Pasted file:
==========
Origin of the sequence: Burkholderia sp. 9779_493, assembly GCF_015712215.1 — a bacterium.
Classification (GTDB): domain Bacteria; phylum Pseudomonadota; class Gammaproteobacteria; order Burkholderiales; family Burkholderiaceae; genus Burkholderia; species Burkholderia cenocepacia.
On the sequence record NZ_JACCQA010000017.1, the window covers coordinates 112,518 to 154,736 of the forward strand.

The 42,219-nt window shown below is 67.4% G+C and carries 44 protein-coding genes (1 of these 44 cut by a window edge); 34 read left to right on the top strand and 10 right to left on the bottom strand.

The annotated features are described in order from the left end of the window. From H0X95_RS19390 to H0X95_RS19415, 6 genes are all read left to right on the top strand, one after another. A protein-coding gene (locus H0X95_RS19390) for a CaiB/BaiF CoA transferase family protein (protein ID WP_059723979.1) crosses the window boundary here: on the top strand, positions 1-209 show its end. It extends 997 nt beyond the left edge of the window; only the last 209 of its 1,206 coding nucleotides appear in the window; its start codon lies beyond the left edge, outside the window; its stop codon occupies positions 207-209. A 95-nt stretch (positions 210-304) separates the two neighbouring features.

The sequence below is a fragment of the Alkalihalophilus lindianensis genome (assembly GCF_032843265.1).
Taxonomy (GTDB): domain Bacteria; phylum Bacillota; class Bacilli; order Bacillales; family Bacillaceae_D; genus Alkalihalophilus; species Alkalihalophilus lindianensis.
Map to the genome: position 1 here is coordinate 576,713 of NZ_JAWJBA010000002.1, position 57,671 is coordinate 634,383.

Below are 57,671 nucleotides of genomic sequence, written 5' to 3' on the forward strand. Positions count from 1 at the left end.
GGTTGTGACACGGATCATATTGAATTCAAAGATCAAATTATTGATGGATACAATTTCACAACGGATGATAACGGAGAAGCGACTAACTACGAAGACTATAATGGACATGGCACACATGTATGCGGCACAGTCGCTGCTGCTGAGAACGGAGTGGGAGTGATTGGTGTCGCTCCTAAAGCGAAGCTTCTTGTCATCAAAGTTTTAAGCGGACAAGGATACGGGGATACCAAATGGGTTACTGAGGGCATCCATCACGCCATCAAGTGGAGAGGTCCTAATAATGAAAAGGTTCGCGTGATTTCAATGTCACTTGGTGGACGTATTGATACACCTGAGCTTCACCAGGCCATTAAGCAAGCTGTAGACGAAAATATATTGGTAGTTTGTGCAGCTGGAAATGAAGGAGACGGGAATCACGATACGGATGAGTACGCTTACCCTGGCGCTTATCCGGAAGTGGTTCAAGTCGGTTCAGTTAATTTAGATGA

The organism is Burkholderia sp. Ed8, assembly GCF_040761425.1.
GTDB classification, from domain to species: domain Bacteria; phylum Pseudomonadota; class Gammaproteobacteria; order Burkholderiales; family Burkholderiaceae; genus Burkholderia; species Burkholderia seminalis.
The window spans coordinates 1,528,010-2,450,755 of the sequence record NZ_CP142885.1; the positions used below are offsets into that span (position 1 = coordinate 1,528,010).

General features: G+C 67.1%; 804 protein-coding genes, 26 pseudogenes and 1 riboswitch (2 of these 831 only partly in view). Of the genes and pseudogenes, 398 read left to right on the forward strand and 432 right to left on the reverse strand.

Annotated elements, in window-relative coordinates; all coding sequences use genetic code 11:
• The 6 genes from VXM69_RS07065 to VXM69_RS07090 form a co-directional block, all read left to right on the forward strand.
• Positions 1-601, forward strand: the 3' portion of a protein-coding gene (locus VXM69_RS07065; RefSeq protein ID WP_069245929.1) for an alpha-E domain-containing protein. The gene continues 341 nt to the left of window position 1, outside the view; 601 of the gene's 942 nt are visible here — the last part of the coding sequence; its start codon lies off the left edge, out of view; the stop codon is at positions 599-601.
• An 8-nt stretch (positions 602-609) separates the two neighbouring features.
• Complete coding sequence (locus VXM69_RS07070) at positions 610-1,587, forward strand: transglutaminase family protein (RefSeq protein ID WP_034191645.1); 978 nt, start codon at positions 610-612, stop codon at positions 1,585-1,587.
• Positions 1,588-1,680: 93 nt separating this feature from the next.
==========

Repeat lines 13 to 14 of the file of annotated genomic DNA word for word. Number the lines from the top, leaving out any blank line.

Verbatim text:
The window spans coordinates 1,528,010-2,450,755 of the sequence record NZ_CP142885.1; the positions used below are offsets into that span (position 1 = coordinate 1,528,010).

General features: G+C 67.1%; 804 protein-coding genes, 26 pseudogenes and 1 riboswitch (2 of these 831 only partly in view). Of the genes and pseudogenes, 398 read left to right on the forward strand and 432 right to left on the reverse strand.